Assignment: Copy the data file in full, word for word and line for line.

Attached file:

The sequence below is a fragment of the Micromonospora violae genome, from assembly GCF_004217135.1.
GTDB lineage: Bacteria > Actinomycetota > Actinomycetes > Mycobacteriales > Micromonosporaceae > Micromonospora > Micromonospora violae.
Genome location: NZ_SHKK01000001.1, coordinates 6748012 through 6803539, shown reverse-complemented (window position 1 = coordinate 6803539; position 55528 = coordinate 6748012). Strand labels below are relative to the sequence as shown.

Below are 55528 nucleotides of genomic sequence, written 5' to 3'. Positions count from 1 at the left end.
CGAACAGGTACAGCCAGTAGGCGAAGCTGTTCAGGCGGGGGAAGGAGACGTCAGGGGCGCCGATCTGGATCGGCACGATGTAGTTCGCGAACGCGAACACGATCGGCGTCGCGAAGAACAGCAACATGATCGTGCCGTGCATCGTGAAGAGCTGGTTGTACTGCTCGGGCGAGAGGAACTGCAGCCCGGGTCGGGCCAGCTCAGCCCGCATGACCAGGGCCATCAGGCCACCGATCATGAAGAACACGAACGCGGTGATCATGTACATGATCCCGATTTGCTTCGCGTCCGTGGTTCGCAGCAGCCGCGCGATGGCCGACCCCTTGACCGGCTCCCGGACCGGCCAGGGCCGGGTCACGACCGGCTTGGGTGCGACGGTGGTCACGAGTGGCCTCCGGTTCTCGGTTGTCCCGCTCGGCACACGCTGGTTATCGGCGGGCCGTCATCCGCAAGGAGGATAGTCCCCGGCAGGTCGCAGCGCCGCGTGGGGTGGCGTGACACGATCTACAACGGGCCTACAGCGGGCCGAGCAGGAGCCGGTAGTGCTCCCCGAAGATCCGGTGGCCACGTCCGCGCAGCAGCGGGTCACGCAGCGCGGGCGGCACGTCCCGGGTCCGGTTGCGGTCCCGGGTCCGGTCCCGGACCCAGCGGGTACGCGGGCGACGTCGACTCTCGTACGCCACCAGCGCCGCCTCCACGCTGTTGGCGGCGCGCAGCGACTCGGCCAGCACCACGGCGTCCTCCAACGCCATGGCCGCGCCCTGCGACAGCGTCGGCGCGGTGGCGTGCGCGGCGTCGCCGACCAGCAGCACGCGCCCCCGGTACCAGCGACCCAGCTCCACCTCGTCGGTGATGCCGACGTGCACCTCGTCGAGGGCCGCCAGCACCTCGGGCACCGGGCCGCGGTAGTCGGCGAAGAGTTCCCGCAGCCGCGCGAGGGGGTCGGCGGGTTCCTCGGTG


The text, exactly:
The sequence below is a fragment of the Micromonospora violae genome, from assembly GCF_004217135.1.
GTDB lineage: Bacteria > Actinomycetota > Actinomycetes > Mycobacteriales > Micromonosporaceae > Micromonospora > Micromonospora violae.
Genome location: NZ_SHKK01000001.1, coordinates 6748012 through 6803539, shown reverse-complemented (window position 1 = coordinate 6803539; position 55528 = coordinate 6748012). Strand labels below are relative to the sequence as shown.

Below are 55528 nucleotides of genomic sequence, written 5' to 3'. Positions count from 1 at the left end.
CGAACAGGTACAGCCAGTAGGCGAAGCTGTTCAGGCGGGGGAAGGAGACGTCAGGGGCGCCGATCTGGATCGGCACGATGTAGTTCGCGAACGCGAACACGATCGGCGTCGCGAAGAACAGCAACATGATCGTGCCGTGCATCGTGAAGAGCTGGTTGTACTGCTCGGGCGAGAGGAACTGCAGCCCGGGTCGGGCCAGCTCAGCCCGCATGACCAGGGCCATCAGGCCACCGATCATGAAGAACACGAACGCGGTGATCATGTACATGATCCCGATTTGCTTCGCGTCCGTGGTTCGCAGCAGCCGCGCGATGGCCGACCCCTTGACCGGCTCCCGGACCGGCCAGGGCCGGGTCACGACCGGCTTGGGTGCGACGGTGGTCACGAGTGGCCTCCGGTTCTCGGTTGTCCCGCTCGGCACACGCTGGTTATCGGCGGGCCGTCATCCGCAAGGAGGATAGTCCCCGGCAGGTCGCAGCGCCGCGTGGGGTGGCGTGACACGATCTACAACGGGCCTACAGCGGGCCGAGCAGGAGCCGGTAGTGCTCCCCGAAGATCCGGTGGCCACGTCCGCGCAGCAGCGGGTCACGCAGCGCGGGCGGCACGTCCCGGGTCCGGTTGCGGTCCCGGGTCCGGTCCCGGACCCAGCGGGTACGCGGGCGACGTCGACTCTCGTACGCCACCAGCGCCGCCTCCACGCTGTTGGCGGCGCGCAGCGACTCGGCCAGCACCACGGCGTCCTCCAACGCCATGGCCGCGCCCTGCGACAGCGTCGGCGCGGTGGCGTGCGCGGCGTCGCCGACCAGCAGCACGCGCCCCCGGTACCAGCGACCCAGCTCCACCTCGTCGGTGATGCCGACGTGCACCTCGTCGAGGGCCGCCAGCACCTCGGGCACCGGGCCGCGGTAGTCGGCGAAGAGTTCCCGCAGCCGCGCGAGGGGGTCGGCGGGTTCCTCGGTG